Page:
"I don't know if that will accomplish anything," he said, "but I will if you like."

Something just under the calm surface of his voice indicated, I will if it'll shut you up.

Matt looked at Mello. "You should put Near's clothes on," he suggested.

"You should put your brain back in," Mello retorted. "Besides, I wouldn't fit."

"You'd fit his shirt," Matt insisted, "and I'll wear yours, and we can go see what L thinks."

"He'll think we've lost it, stupid."

Matt waved a hand. "He'd never be able to tell the difference. That's the beauty of it."

"Your mom is the beauty of it."

"Shut up, Mel."

"You shut up, with all your stupid ideas about trading clothes—"

"You started it!"

"And I'm gonna' finish it, too." There was a brief pause, and something flickered in Mello's eyes. "Gimme your goggles," he commanded.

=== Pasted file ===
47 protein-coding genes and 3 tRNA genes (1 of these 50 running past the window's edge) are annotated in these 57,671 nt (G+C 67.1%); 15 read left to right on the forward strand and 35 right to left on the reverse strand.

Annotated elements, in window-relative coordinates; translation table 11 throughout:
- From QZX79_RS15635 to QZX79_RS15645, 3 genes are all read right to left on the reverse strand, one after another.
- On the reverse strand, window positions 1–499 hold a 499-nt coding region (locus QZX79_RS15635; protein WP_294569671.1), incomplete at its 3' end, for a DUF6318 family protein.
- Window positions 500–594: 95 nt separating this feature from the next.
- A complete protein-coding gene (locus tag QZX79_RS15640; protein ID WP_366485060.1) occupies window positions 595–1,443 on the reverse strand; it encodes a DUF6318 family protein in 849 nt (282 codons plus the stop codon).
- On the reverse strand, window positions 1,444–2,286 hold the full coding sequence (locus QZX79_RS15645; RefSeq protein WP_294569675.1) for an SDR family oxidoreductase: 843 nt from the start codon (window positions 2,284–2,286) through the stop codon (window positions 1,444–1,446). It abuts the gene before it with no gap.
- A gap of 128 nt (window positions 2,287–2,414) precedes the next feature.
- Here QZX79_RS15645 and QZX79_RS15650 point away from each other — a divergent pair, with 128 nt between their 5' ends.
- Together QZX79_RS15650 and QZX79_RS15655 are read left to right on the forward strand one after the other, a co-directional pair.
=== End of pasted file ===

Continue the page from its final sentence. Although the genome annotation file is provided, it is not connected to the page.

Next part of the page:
Matt clutched them protectively, cherishing the familiar curve of the cool plastic even more now that it was threatened. "No!"

Mello's mouth set in a thin, hard line, and he raised an eyebrow slowly, as if it was a guillotine blade. "Give it here," he repeated. "You take my rosary. We're doing what you wanted."

"But…" Matt realized he'd been trapped.

Some days, he hated playing with geniuses.

Well, most days, but some days in particular.

Reluctantly, he ceded the goggles to Mello, snatching the cord of the rosary as if he was negotiating a hostage situation (which he supposed, to some extent, he was). With an uncharacteristic docility, Mello peeled off his shirt, handed it to Matt, retrieved Near's, and threaded his arms through the sleeves. His fingers danced about the buttons. Matt waited, Mello's still-warm, practically pulsing tee-shirt in both hands, to get the full effect.